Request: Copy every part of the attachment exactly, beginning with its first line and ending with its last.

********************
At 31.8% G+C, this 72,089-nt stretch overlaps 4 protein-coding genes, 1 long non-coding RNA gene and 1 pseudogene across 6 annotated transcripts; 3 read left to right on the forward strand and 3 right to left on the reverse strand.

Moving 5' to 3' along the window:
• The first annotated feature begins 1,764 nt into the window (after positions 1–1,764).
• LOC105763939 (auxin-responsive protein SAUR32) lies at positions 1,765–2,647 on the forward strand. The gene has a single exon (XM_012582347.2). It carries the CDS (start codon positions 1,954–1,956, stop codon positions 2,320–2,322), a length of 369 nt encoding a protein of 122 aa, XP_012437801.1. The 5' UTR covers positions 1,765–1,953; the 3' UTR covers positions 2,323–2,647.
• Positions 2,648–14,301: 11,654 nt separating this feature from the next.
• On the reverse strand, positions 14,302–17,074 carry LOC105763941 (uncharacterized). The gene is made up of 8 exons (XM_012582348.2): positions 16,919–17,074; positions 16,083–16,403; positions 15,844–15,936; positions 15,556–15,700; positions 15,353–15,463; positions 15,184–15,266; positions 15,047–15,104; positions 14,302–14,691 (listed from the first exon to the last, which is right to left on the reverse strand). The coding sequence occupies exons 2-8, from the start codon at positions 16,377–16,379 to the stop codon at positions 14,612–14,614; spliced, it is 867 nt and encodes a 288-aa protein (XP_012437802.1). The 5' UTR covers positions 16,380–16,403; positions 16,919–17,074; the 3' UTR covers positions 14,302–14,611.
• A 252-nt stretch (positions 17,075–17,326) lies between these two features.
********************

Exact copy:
At 31.8% G+C, this 72,089-nt stretch overlaps 4 protein-coding genes, 1 long non-coding RNA gene and 1 pseudogene across 6 annotated transcripts; 3 read left to right on the forward strand and 3 right to left on the reverse strand.

Moving 5' to 3' along the window:
• The first annotated feature begins 1,764 nt into the window (after positions 1–1,764).
• LOC105763939 (auxin-responsive protein SAUR32) lies at positions 1,765–2,647 on the forward strand. The gene has a single exon (XM_012582347.2). It carries the CDS (start codon positions 1,954–1,956, stop codon positions 2,320–2,322), a length of 369 nt encoding a protein of 122 aa, XP_012437801.1. The 5' UTR covers positions 1,765–1,953; the 3' UTR covers positions 2,323–2,647.
• Positions 2,648–14,301: 11,654 nt separating this feature from the next.
• On the reverse strand, positions 14,302–17,074 carry LOC105763941 (uncharacterized). The gene is made up of 8 exons (XM_012582348.2): positions 16,919–17,074; positions 16,083–16,403; positions 15,844–15,936; positions 15,556–15,700; positions 15,353–15,463; positions 15,184–15,266; positions 15,047–15,104; positions 14,302–14,691 (listed from the first exon to the last, which is right to left on the reverse strand). The coding sequence occupies exons 2-8, from the start codon at positions 16,377–16,379 to the stop codon at positions 14,612–14,614; spliced, it is 867 nt and encodes a 288-aa protein (XP_012437802.1). The 5' UTR covers positions 16,380–16,403; positions 16,919–17,074; the 3' UTR covers positions 14,302–14,611.
• A 252-nt stretch (positions 17,075–17,326) lies between these two features.